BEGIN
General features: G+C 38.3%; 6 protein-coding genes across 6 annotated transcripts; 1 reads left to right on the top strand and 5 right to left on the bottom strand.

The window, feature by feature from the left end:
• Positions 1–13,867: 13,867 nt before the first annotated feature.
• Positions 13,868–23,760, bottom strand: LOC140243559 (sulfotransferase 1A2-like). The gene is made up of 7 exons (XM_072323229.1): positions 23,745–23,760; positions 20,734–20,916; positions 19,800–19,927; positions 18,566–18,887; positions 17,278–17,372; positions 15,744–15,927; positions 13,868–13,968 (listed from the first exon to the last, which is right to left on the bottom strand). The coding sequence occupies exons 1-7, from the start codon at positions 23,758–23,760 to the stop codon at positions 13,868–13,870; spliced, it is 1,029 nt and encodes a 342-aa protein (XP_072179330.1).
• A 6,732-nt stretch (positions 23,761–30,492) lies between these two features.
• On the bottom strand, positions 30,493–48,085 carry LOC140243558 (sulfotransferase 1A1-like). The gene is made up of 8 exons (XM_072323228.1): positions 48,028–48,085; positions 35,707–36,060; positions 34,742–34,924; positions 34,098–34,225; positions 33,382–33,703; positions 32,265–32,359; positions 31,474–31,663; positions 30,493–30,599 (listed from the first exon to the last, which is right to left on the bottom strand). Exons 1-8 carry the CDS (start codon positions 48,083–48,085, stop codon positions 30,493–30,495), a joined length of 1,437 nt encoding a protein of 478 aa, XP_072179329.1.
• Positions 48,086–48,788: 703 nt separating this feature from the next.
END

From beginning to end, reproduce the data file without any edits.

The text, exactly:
General features: G+C 38.3%; 6 protein-coding genes across 6 annotated transcripts; 1 reads left to right on the top strand and 5 right to left on the bottom strand.

The window, feature by feature from the left end:
• Positions 1–13,867: 13,867 nt before the first annotated feature.
• Positions 13,868–23,760, bottom strand: LOC140243559 (sulfotransferase 1A2-like). The gene is made up of 7 exons (XM_072323229.1): positions 23,745–23,760; positions 20,734–20,916; positions 19,800–19,927; positions 18,566–18,887; positions 17,278–17,372; positions 15,744–15,927; positions 13,868–13,968 (listed from the first exon to the last, which is right to left on the bottom strand). The coding sequence occupies exons 1-7, from the start codon at positions 23,758–23,760 to the stop codon at positions 13,868–13,870; spliced, it is 1,029 nt and encodes a 342-aa protein (XP_072179330.1).
• A 6,732-nt stretch (positions 23,761–30,492) lies between these two features.
• On the bottom strand, positions 30,493–48,085 carry LOC140243558 (sulfotransferase 1A1-like). The gene is made up of 8 exons (XM_072323228.1): positions 48,028–48,085; positions 35,707–36,060; positions 34,742–34,924; positions 34,098–34,225; positions 33,382–33,703; positions 32,265–32,359; positions 31,474–31,663; positions 30,493–30,599 (listed from the first exon to the last, which is right to left on the bottom strand). Exons 1-8 carry the CDS (start codon positions 48,083–48,085, stop codon positions 30,493–30,495), a joined length of 1,437 nt encoding a protein of 478 aa, XP_072179329.1.
• Positions 48,086–48,788: 703 nt separating this feature from the next.